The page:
are you real? The most pressing question with artificial intelligence as the new interlocutor.

While this could be an online dating nightmare scenario, it could also be the experience you’re having with ChatGPT, the big language paradigm that OpenAI released in December to great fanfare. The charming chatbot represents a leap forward in the ability of machines to sift through the vast volumes of human-written text found on the Internet and infer relationships and knowledge to create original content—from accurate responses to your questions, to short stories in the style of Chekhov, to compelling college philosophy essays.

The advances that ChatGPT heralds in artificial intelligence are eye-catching: algorithms are now able to generate new text that closely resembles text written by humans. The questions it raises, such as whether humans or machines will write the best volumes of the future, are fascinating in every sense of the word.

But like an attractive blind date, why not go to this party with a little vigilance and skepticism, and maybe even take a trusted friend along?

It’s ChatGPT’s fluency and even its rhetoric that pose its imminent threat – it’s hard to spot errors and falsehoods in text that reads like reliable news and scholarly sources from people we trust, or seems to come from a personable interlocutor in conversation with us. It is easy for people who intend to spread lies to harness their efficiency and fluency to mislead on a massive scale. This is why some experts warn that large language paradigms can dramatically increase the risk of disinformation and disinformation campaigns — making it much cheaper and easier to create and disseminate fake scientific findings, fraudulent political claims, and conspiracy theories that threaten the lives of people in pandemics or at risk. endangered democratic elections.

“ChatGPT mixes truth and falsehood,” said Gary Marcus, a prominent scientist and entrepreneur in the field of artificial intelligence, noting that Russia at one point eliminated Over a million dollars a month in troll farms that created misinformation to influence the 2016 US election.” Cost went to almost zero to produce as much shit as you want. It’s just amazing what you can do with it, and it’s so hard for naIFive people to realize they don’t read a human.” Marcus said the ability to quickly and cheaply create many associated sites with the same false claim could be used to trick search engines into treating a claim as if it had many sources — and thus should be elevated to the fore when searches Persons about medical or political information, for example.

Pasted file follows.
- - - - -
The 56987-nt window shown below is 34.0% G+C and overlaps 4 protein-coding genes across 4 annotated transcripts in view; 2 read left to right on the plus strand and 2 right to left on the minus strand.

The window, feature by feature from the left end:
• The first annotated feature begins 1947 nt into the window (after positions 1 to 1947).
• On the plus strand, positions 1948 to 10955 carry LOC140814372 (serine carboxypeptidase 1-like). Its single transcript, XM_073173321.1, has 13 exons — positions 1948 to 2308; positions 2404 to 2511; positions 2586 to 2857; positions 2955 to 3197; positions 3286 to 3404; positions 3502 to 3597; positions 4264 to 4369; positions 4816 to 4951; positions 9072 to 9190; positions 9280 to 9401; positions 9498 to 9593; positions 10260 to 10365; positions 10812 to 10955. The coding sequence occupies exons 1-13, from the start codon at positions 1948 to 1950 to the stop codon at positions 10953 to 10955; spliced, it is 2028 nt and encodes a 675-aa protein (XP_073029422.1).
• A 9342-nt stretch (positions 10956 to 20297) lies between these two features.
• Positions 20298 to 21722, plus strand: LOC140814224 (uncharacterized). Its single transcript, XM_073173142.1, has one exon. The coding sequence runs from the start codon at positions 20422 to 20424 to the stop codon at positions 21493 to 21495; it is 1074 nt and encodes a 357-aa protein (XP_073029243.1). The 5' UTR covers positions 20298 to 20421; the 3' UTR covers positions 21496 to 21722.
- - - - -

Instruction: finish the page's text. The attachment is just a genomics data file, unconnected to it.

Faculty members in universities and colleges She has now been caught trying to anticipate possible ways that ChatGPT can undermine learning, including that students can now outsource their essay writing to a chatbot and that this scam can be hard to spot. A world in which ChatGPT becomes an essay generation engine for achieving academic milestones will certainly be a world in which students rob themselves of thinking and learning, let alone compromising their integrity. When I was teaching editorial writing at Harvard Kennedy School last fall, it was abundantly clear how much students learn by wrestling with the writing process, refining their ideas, and frequently revising their work.

However, I can imagine that many students will take a higher and more difficult path, and many teachers and school administrators will do their best to make it difficult to use these AI systems to earn their grades. Some college faculty are already discouraging student use of ChatGPT with methods such as having students write responses to essay questions in class without using their computers.

The rest of the world has a lot to fear from a friendly robot, for all its promise. But the situation is not hopeless. Marcus suggests that online platforms and sources should spend more resources validating accounts that generate large amounts of content. It is impossible to monitor every statement that appears online, but policymakers must also find a way to regulate the worst offenders of disinformation and disinformation campaigns.

And just like when we talk to strangers, we’ll all have to be more skeptical about what we encounter online — and how we check it. We need to start asking about everything we read: What do we know about the source and the motives behind the source and the origins? How do we know it was written by a real human being? ChatGPT has primarily sparked discussion about AI and its potential, but the most compelling public discussion and public education offered by this new technology is not about the artificial world and all-knowing machines we could one day create. It’s about reality and how we stay grounded in it.

Beena Venkataraman is editor-at-large for Globe Opinion.

Leave a Comment